On the other end of the age spectrum, one of Gingery's patients is a Vietnam veteran whose legs were crushed when his helicopter was shot down. Traumatized, the man hadn't slept peacefully in years until finally he started using medical marijuana in baked goods.
"There's nothing more rewarding as a caregiver than to hear, 'That worked. I'm finally able to live life again,'" he said.
Though other groups are contemplating traveling clinics, the Montana Caregivers Network is the only one currently bringing doctors who endorse marijuana as medicine to communities across the state.
The group, which is based in Missoula, opened its doors a year ago.
Within its first six months of operation, the network advised approximately 5,500 people on obtaining medical marijuana cards. In the months since, that number has grown to more than 14,000 people.
While only about 100 people checked out the clinic in Havre earlier this month, Chyatte said a typical crowd in Montana's bigger cities is 800. He noted that about 1,000 people waited to meet with one of the three doctors made available during a clinic in Billings.
Chyatte said the network works with 30 doctors, many of whom have private practices. An additional 25 employees staff a call center to answer questions and arrange traveling clinics.
The doctors are able to see so many patients at a single daylong clinic because they're not diagnosing a condition — the patient's regular doctor does that — Chyatte said.
Potential patients don't always have to bring their medical records to the traveling clinics to get a doctor's endorsement, Chyatte said, but doctors do ask for medical records when a patient's condition isn't obvious.
Doctors don't prescribe marijuana, and pharmacies aren't allowed to carry it. The doctors only confirm that a patient has a condition that could be treated with marijuana.
"We have a core group of doctors that are very up to date on their research," Chyatte said. "The doctors understand their role. If you really want medical cannabis treated as a legitimate alternative, you have to treat it responsibly. These doctors are not going to risk losing their license."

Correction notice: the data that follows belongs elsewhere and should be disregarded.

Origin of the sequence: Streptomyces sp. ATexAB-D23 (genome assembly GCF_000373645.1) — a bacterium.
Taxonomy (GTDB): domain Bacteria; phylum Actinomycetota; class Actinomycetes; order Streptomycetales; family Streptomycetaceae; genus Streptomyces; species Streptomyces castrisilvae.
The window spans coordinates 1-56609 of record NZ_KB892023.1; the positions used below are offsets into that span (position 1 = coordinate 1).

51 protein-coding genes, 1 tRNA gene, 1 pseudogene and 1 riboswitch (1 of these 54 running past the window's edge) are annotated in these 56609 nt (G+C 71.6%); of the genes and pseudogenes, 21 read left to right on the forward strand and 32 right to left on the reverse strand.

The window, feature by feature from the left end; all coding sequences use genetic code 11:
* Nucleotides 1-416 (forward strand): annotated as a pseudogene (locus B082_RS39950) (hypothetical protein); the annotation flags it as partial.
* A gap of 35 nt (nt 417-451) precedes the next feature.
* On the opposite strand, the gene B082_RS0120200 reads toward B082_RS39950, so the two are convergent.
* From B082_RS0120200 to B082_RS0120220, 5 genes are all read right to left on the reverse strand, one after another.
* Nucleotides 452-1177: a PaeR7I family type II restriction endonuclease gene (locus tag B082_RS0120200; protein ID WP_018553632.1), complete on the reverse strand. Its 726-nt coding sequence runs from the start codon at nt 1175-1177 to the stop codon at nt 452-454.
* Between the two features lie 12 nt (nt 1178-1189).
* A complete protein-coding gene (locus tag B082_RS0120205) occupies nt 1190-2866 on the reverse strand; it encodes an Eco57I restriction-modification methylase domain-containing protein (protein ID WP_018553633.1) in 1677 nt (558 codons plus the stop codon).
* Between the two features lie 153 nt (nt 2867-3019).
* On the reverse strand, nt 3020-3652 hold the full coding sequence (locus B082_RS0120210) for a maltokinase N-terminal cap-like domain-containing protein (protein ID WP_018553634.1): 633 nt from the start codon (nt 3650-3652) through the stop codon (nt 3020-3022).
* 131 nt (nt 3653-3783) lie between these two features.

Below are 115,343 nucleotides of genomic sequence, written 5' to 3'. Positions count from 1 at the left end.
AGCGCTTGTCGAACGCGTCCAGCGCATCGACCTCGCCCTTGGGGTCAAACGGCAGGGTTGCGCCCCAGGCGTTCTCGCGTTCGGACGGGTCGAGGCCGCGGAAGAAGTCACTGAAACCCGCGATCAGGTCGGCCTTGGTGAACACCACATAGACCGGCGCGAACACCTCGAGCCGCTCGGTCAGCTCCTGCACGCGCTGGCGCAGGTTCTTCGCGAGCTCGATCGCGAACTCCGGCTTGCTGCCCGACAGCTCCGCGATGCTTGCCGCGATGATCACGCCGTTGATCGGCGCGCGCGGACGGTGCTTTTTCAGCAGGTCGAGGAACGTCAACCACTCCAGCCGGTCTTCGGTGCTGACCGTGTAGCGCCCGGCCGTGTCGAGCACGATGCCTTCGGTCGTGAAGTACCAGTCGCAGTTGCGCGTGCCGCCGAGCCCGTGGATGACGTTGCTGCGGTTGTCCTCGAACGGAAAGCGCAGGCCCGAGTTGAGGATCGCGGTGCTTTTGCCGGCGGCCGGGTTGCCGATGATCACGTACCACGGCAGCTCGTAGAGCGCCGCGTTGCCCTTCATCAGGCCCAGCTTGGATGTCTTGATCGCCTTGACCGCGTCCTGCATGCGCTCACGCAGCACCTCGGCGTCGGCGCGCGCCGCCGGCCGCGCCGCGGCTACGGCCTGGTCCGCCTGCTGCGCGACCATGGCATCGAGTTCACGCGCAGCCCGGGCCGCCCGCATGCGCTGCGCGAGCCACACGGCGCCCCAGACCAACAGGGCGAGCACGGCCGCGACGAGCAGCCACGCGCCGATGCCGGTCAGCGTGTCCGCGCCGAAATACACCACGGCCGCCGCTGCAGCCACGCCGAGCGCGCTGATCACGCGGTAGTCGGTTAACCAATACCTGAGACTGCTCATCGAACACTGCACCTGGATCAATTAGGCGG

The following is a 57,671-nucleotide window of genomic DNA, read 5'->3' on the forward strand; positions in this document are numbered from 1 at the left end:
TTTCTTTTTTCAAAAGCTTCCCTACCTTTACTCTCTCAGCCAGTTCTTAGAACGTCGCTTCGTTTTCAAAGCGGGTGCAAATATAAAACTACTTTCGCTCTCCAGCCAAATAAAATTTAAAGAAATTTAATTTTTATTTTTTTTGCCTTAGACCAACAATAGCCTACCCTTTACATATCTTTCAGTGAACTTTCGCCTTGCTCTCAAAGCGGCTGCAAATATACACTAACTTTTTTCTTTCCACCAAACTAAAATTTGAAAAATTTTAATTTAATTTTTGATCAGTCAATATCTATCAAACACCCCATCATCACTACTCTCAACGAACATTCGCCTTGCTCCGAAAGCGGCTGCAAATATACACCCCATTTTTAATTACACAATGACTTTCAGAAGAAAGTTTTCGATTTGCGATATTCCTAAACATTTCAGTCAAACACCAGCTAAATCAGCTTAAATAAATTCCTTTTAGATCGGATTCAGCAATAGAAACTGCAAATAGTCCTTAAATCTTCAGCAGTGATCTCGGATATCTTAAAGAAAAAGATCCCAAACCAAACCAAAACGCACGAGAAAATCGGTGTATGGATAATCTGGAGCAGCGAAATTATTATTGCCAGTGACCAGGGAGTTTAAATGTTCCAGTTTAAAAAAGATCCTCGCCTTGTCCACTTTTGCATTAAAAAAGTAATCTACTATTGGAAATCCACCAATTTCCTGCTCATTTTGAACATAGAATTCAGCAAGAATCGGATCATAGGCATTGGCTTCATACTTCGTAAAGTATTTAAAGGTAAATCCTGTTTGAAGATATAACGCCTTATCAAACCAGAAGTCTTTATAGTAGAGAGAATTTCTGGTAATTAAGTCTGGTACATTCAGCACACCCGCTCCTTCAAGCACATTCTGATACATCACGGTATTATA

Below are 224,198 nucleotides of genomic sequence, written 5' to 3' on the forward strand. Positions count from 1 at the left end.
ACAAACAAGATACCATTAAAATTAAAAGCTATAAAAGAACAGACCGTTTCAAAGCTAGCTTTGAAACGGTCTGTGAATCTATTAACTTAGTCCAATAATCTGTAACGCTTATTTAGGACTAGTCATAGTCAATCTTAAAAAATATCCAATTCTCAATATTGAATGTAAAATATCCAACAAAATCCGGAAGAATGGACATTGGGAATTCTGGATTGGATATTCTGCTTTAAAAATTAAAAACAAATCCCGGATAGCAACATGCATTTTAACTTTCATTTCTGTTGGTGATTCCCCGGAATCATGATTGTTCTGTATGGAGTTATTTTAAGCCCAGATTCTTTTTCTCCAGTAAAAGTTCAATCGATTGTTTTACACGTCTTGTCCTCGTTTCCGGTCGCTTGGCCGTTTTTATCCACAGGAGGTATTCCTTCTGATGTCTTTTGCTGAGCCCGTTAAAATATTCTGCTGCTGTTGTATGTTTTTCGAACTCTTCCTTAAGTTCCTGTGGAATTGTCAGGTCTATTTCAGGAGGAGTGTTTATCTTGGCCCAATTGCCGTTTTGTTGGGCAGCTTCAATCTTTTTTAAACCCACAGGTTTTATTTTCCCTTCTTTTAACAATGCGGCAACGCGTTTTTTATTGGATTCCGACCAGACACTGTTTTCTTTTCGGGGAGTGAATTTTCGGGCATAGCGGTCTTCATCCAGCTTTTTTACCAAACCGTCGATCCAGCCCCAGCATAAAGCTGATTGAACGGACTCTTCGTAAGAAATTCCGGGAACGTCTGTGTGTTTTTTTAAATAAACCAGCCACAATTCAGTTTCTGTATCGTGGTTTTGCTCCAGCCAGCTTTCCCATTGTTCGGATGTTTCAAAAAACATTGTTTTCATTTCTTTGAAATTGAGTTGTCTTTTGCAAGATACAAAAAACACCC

Chyatte said the Montana Caregivers Network is beginning to see the number of patients coming to clinics plateau.
However, he said there will always be a need for traveling clinics because state law requires patients to renew their licenses annually.
Lately the network has been branching out into the state's smaller communities, including those in eastern Montana. In addition to Montana's seven biggest cities, stops on the May tour include Shelby on May 11, a return trip to Havre on May 13, and clinics in Sidney and Miles City.
The success of the traveling clinics prompted the Montana Caregivers Network to recently begin offering "teleclinics" between 8 a.m. and 9 p.m. On average, 80 people a day visit with a doctor using an Internet camera.
The organization charges $150 for a doctor visit, but offers discounts for low-income patients and veterans. People can pay in installments, but they won't get a doctor's approval to get a medical marijuana card until the bill is paid.
Chyatte said the state-licensed nonprofit Montana Caregivers Network takes in a lot of money, but it also has a lot of expenses, such as paying doctors and necessary lawyers, travel expenses and rent for facilities used for the clinics.
Any money above the network's costs goes into further educating patients and people who have misgivings about medical marijuana.
"The money generated is phenomenal, and it enables us to help a lot of people," he said.
With its high profile clinics, the Montana Caregivers Network comes under fire from medical marijuana advocates and skeptics alike.
Aaron Wittmer, an officer with the Hi-Line's Tri-Agency Drug Task Force, said he saw four people he previously arrested on drug charges waiting to see a doctor during one hour of observing the clinic in Havre.
At least one of those people — a prospective informant — got a medical marijuana card that day.